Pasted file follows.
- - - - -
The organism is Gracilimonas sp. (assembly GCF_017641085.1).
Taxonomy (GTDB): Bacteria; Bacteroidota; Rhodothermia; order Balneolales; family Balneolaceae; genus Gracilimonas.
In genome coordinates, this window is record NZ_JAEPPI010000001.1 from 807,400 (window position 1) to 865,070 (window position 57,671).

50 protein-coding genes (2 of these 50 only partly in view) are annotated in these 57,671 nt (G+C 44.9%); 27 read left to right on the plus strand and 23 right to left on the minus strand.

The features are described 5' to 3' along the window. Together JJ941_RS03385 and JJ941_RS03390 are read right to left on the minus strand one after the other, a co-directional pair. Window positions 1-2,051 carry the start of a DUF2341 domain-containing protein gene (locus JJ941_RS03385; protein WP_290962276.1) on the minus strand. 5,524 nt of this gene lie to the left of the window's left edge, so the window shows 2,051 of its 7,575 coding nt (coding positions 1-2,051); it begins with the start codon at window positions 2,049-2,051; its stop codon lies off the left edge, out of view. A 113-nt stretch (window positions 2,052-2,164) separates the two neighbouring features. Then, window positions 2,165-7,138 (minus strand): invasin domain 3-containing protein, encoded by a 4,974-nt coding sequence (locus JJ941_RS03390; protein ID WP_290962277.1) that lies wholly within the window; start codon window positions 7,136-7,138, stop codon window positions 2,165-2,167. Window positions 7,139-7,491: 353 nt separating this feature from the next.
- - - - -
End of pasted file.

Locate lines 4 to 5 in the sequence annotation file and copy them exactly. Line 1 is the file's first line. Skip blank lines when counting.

50 protein-coding genes (2 of these 50 only partly in view) are annotated in these 57,671 nt (G+C 44.9%); 27 read left to right on the plus strand and 23 right to left on the minus strand.

The features are described 5' to 3' along the window. Together JJ941_RS03385 and JJ941_RS03390 are read right to left on the minus strand one after the other, a co-directional pair. Window positions 1-2,051 carry the start of a DUF2341 domain-containing protein gene (locus JJ941_RS03385; protein WP_290962276.1) on the minus strand. 5,524 nt of this gene lie to the left of the window's left edge, so the window shows 2,051 of its 7,575 coding nt (coding positions 1-2,051); it begins with the start codon at window positions 2,049-2,051; its stop codon lies off the left edge, out of view. A 113-nt stretch (window positions 2,052-2,164) separates the two neighbouring features. Then, window positions 2,165-7,138 (minus strand): invasin domain 3-containing protein, encoded by a 4,974-nt coding sequence (locus JJ941_RS03390; protein ID WP_290962277.1) that lies wholly within the window; start codon window positions 7,136-7,138, stop codon window positions 2,165-2,167. Window positions 7,139-7,491: 353 nt separating this feature from the next.